During the latter stages of the Obama Administration many of her friends were urging her to retire, so that Obama could name a liberal replacement. She adamantly refused. She admired the longevity of Justice John Paul Stevens, who had retired at the ripe old age of 90 after having served 35 years. She wanted to beat that record. At the time of her death she had served 27 years, and was the fourth-oldest Justice in history.

Ginsburg passed away on September 18. She dedicated her life to fighting for the disadvantaged and was an iconic role model to women. She was loved, admired and respected by supporters and opponents alike. Rest in peace Ruth. You were a tower of strength, and you will be sorely missed.


Tomorrow, Friday, is September 11, a date that will always have special meaning for all Americans, indeed for all decent people worldwide. Like December 7 and November 22, September 11 is a date that will, in the words of former President FDR, “live in infamy.”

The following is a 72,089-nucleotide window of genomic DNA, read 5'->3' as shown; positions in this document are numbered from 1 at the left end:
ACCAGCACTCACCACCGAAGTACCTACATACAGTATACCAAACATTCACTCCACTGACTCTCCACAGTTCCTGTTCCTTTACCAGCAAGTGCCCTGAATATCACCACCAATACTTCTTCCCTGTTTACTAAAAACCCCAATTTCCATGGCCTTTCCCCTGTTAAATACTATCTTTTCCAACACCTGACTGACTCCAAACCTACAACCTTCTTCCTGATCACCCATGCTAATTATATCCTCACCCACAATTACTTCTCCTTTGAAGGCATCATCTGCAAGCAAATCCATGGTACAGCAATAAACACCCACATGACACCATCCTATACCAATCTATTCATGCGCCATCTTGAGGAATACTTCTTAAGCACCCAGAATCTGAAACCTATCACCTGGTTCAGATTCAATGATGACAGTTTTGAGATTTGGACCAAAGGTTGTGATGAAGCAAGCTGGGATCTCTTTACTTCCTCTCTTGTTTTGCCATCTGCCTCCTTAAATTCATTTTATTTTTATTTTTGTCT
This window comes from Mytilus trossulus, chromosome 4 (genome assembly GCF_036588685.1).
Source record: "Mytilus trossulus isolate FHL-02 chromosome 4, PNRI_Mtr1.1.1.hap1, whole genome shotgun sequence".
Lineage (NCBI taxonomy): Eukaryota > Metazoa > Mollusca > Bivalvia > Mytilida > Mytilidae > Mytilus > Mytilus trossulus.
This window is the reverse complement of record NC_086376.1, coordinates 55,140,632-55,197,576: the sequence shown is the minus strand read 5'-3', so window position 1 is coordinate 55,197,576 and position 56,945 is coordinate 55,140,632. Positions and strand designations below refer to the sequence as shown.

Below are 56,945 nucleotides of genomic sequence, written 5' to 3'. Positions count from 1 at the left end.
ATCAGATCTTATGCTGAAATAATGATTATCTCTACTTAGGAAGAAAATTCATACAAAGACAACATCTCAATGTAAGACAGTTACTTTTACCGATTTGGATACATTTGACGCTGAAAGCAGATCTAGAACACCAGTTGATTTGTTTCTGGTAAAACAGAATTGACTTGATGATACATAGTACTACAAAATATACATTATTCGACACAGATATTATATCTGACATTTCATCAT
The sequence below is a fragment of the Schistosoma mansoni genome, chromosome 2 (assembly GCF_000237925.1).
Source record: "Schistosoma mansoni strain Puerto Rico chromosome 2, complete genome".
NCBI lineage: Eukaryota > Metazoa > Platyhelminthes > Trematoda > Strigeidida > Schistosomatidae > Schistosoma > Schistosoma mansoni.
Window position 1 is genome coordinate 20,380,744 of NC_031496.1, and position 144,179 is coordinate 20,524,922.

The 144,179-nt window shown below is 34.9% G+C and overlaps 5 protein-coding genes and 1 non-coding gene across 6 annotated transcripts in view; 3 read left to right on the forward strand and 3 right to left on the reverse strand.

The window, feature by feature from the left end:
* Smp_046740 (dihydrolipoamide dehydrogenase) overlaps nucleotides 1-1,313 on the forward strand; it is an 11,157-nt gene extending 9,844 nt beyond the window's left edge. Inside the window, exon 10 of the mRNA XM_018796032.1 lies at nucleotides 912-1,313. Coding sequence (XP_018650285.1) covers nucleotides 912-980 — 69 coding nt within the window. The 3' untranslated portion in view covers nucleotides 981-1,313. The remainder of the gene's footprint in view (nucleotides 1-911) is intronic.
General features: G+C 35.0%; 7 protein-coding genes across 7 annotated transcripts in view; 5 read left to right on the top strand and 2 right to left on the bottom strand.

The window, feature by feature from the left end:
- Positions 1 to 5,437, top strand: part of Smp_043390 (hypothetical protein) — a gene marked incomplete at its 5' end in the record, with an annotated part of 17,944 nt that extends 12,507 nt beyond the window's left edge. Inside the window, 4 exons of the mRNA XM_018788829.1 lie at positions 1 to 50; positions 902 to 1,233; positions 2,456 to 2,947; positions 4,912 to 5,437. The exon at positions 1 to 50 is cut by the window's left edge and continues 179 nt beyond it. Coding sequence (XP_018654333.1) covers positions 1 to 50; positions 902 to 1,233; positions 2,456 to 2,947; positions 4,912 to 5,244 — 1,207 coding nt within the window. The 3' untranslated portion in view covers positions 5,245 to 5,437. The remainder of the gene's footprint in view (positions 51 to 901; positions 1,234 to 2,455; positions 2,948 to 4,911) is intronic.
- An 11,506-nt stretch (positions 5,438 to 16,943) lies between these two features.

September 11, 2001 at 8:46 a.m. ET, Americans’ safe and secure lives changed forever. Like the sneak attack on Pearl Harbor and the JFK assassination, undoubtedly, most everyone remembers where they were and what they were doing when they first heard of the attack. At that moment, the first hijackers’ plane crashed into the north tower of the WTC. This was followed quickly by a second plane crashing into the south tower, and, later, a third one crashing into the Pentagon. Incredibly and inexplicably, by 10:28 both towers had collapsed.

Later in the day, a fourth plane crashed into a field in Shanksville, PA. It is believed that this fourth plane was bound for a target in Washington, D.C., perhaps, the White House or the Capitol, and it would have succeeded but for the heroism of some of the passengers on board.

This year will mark the 19th anniversary of those horrific attacks. They resulted in just under 3,000 deaths. Most of those were workers who were trapped in their offices and consumed by fire or smoke/chemical inhalation. They could not escape because most of the stairwells were blocked.  Many victims have only been identified due to their DNA, in some cases many years later.